Step 17: If math equations give you the urge to throw up, you'll definitely want to skip this step. This step will explain how you can attempt to "tune" your train whistle to a certain pitch or chord. The train whistle will still sound good even if you pick random hole depths; you can even choose to make all the holes the same depth for a single tone too. Two pieces of advice... First, I wouldn't recommend drilling a hole that is within a half inch of the total length of the workpiece (in our case, that means don't drill a hole deeper than 9 inches) because you don't want to accidentally drill through the bottom. Secondly, I wouldn't recommend drilling a hole shorter than 3 inches. Holes this short require a very fast stream of air to resonate, and they may not work well alongside the other deeper holes. The general rule of thumb is that deeper holes require less air to resonate than shorter holes.
Most Western music uses the concert pitch standard of A4 = 440 Hz. It's called "A4" because it occurs in the 4th octave on a standard 88-key piano. It's the first "A" note above middle C. If we double the frequency of A4, we get A5 = 880 Hz which is exactly one octave above A4. Most music derives from the 12-note chromatic scale that divides the notes from the root note to the octave into 12 "even" values. This means that each note is related to its adjacent note (up or down) by a factor of the 12th root of 2. You can see a table of notes with their respective frequencies at this link (Frequency of Musical Notes). Ok, enough music theory... back to the train whistle. We are making an assumption that the acoustic resonance of the drilled holes in our train whistle functions like a tube with one end closed off (stopped pipe). The equation for the resonance of a stopped pipe is shown in the image below. The point is: the equation shows that you can change the frequency/pitch of the note based on how deep you drill the holes in your train whistle. The diameter (d) of our holes will be fixed to 1/2 inch because that's the longest drill bit we have. Though there are many factors that affect the speed of sound, we can approximate it with 13504 in/s. We will also set n=1 because we are only concerned with the fundamental frequency, not higher order harmonics. Keep in mind that our assumptions mean that this equation will not yield exact results. However, it is close enough for our purposes, and based on the prototype I built, I was able to add a constant value that makes the equation a little more accurate for this particular project (C = 3/8 inch). You are welcome to ignore the hole depths given and experiment with these equations to produce various notes/chords to your own peril. The recommended hole depths given below are intended to produce a G-major or a G-minor train whistle. Results may vary.
Step 18: The easiest way to make to make the drilled holes different depths is to use the Convert Entities function under the Sketch tab. Orient the train whistle such that you can see down the drilled holes from the top. Click on the circular section at the bottom of the hole and click on Cut Extrude to indicate to SolidWorks that you would like to make another change to this sketch. Click on Convert Entities in the Sketch tab. This process basically takes a feature and creates a new sketch out of it, so keep an eye on your design tree as you go. Then you can click on the Cut Extrude function again on the Features tab to cut deeper into the train whistle an additional 4 6/16 inches (4.375 inches) for a total of 8 13/16 inches. This hole depth will attempt to produce a G4 note.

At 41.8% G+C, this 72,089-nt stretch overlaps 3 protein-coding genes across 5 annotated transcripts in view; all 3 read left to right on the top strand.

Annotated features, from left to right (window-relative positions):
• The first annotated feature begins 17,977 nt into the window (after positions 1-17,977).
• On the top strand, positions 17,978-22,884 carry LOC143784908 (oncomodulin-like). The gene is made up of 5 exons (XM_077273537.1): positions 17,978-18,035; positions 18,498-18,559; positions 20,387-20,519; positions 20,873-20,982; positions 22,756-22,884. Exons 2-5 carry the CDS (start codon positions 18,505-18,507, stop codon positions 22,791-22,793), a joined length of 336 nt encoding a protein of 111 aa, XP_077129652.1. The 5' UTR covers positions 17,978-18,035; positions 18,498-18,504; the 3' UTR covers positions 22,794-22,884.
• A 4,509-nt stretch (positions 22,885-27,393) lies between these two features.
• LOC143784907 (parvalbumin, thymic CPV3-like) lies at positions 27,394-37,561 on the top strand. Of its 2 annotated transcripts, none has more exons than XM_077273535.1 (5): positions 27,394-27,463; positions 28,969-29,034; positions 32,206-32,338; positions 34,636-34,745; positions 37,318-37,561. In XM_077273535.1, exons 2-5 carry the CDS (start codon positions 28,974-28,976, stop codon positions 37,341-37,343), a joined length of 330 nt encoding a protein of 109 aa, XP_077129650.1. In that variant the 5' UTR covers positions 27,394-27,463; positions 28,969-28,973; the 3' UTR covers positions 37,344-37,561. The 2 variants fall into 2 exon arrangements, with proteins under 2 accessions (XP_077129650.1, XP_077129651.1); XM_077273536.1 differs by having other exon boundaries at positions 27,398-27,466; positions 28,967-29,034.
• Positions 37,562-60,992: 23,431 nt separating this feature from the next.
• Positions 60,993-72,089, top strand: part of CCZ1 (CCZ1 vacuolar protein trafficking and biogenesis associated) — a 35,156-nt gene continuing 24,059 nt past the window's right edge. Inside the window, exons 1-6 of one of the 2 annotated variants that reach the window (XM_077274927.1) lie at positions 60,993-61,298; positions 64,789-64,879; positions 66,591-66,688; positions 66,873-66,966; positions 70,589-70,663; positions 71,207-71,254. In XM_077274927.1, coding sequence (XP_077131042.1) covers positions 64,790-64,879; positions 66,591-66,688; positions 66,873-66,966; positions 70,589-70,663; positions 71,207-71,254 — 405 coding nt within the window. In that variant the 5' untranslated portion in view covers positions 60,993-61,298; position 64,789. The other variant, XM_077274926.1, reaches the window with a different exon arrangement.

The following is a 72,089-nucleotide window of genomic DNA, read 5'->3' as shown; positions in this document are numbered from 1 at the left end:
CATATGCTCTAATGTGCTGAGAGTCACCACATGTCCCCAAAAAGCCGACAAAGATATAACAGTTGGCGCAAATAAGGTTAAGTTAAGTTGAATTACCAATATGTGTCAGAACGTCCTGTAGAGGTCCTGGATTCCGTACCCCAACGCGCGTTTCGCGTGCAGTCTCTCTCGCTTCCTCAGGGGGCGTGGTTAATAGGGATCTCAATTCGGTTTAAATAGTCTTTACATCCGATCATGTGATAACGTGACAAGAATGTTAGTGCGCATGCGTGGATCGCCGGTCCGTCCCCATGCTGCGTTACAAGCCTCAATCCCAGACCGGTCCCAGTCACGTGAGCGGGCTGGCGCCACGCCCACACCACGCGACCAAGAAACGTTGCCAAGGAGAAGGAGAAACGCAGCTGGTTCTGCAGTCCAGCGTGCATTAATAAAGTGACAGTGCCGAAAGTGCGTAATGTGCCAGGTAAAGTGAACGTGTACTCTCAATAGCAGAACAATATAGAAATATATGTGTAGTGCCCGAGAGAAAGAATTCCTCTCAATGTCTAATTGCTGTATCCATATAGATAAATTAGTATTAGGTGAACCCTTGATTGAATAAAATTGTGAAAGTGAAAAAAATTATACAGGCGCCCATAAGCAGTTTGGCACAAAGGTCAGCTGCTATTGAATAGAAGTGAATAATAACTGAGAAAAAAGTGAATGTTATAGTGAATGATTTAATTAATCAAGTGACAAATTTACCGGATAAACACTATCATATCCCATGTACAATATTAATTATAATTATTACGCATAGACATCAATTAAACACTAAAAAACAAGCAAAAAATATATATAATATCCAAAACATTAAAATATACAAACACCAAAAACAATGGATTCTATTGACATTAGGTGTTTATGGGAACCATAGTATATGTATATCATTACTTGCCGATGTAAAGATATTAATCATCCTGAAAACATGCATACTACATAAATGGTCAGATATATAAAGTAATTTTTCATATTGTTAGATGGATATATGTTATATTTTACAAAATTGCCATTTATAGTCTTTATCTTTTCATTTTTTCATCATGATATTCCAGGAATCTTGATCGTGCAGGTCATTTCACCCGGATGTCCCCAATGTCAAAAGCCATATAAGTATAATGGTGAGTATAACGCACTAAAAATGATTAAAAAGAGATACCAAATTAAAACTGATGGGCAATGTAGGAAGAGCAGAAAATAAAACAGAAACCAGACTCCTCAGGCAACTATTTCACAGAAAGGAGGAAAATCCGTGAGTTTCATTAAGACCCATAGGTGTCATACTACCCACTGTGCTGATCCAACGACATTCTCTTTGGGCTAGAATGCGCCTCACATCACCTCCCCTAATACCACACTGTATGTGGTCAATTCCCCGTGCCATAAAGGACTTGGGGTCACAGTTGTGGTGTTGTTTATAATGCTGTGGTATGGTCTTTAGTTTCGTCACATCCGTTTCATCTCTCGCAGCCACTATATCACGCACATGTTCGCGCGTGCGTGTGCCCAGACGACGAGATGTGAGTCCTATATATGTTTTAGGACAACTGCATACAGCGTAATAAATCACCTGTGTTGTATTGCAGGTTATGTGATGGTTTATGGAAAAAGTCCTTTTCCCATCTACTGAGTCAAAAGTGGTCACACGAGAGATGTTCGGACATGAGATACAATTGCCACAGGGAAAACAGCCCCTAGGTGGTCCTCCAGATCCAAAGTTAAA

Step 19: Pick a different hole and perform the same Convert Entities and Cut Extrude steps to set the depth of the next hole. Add an additional 2 9/16 inches (2.5625 inches) to the hole depth for a total of 7 inches. This hole depth will attempt to produce a B4 note (the major third in a G-major triad). If--instead--you would like to create a G-minor triad, set the additional cut extrude depth to 3 inches for a total of 7 7/16 inches. This hole depth will attempt to produce a Bb4 note.
Step 20: Pick a third hole and perform the same Convert Entities and Cut Extrude steps to set the depth of the next hole. Add an additional 1 1/2 inches (1.5 inches) to the hole depth for a total of 5 15/16 inches. This hole depth will attempt to produce a D5 note (the fifth of the G-major triad). We will leave the fourth hole's depth at its original 4 7/16 inches because this will attempt to produce a G5 note (one octave up from G4). It's difficult to tell if each Cut Extrude produced the intended result, but you can change the view using the Display Style icon shown in the screenshot. By looking at the sideview of our train whistle, we can see that we have four different hole depths. If you would like to check your work, you can select the Evaluate tab and click on the Measure tool. By clicking on the top and the bottom of the drilled holes, SolidWorks will return the length or "minimum distance" between the two points/features. Now pat yourself on the back; you've completed part 1 of 3. But don't worry, the other two parts will be relatively simple.
Step 21: Begin a brand new SolidWorks part for the fipple block (meaning don't build this part in the same screen that you built the train whistle body). Ensure your units in the bottom right corner are IPS. Begin a sketch in the Top Plane and draw a circle that is centered on the origin. Use the Smart Dimension tool to set the circle's diameter to 1/2 inch.